A group of engineering and technology consultants have come up with a potential game-changer for the use of robots in the grocery industry.
Cambridge Consultants says it has found a way of combining machine “vision” and algorithms in a “breakthrough” development that could “transform how our groceries are selected” from field to warehouse.
It has created, for demonstration purposes, a fruit-picking robot - a custom-made hand that adapts to the shape of fruit and securely grips it without damaging it. Once picked, the fruit can also be sorted by colour or any other specification so that, for example, red apples can be separated from green apples.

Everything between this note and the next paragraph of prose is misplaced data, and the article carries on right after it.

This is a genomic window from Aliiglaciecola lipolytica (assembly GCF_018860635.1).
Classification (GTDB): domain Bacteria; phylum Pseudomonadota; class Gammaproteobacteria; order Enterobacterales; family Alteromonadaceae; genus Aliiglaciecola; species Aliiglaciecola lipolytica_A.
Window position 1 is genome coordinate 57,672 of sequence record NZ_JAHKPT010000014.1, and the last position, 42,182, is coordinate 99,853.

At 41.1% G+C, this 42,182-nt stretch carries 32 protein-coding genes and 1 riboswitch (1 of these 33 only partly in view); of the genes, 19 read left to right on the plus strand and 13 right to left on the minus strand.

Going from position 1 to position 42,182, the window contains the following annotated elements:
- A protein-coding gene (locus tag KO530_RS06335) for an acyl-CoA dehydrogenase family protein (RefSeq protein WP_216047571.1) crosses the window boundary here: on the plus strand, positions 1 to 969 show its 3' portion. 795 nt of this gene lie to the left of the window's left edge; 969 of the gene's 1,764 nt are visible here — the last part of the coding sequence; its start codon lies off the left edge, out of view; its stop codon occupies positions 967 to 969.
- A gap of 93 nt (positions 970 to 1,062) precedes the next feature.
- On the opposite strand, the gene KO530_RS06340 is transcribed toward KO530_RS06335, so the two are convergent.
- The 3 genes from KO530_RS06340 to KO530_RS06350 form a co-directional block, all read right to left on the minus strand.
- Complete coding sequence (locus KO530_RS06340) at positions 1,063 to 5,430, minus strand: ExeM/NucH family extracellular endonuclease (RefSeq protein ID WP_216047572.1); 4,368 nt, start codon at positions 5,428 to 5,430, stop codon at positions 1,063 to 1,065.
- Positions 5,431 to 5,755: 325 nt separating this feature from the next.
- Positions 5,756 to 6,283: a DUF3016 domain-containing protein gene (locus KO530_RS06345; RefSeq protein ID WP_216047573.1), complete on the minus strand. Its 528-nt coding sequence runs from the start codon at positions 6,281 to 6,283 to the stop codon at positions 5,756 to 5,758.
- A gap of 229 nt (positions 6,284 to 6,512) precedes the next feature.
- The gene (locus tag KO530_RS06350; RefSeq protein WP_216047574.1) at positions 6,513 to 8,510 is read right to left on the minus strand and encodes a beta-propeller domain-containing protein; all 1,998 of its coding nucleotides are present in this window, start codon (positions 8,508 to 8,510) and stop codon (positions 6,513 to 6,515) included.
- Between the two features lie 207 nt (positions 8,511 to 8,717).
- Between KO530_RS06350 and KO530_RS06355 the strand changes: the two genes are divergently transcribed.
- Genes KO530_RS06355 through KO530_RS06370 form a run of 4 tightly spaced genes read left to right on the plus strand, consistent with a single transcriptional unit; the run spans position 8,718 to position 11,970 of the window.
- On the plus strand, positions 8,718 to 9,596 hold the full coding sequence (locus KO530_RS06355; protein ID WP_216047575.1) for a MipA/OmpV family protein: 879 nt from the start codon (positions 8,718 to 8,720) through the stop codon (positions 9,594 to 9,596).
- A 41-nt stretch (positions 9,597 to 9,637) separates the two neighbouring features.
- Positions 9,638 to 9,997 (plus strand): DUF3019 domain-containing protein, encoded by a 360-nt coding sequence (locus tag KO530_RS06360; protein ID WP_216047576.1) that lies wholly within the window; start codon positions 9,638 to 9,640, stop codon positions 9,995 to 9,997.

Cambridge said this was a “disruptive development” because the new robots could work around people, cope with irregular items and adapt to a changing environment.
Up until now, robots have only been able to perform repetitive tasks within a controlled environment, typically reliant on a detailed computer-aided design (CAD) model.
“Our innovative blend of existing technologies and novel signal processing techniques has resulted in a radical new system design that is poised to disrupt the industry,” said Cambridge Consultants head of industrial robotics Chris Roberts.
“Our world-class industrial sensing and control team has combined high-powered image-processing algorithms with low-cost sensors and commodity hardware to allow ‘soft’ control of robots when the task is not rigidly defined.”
Cambridge Consultants would not disclose whether it was working in collaboration with any food suppliers or retailers.
The robot will be given its first public demonstration next week at the Electronic Design Show in Coventry.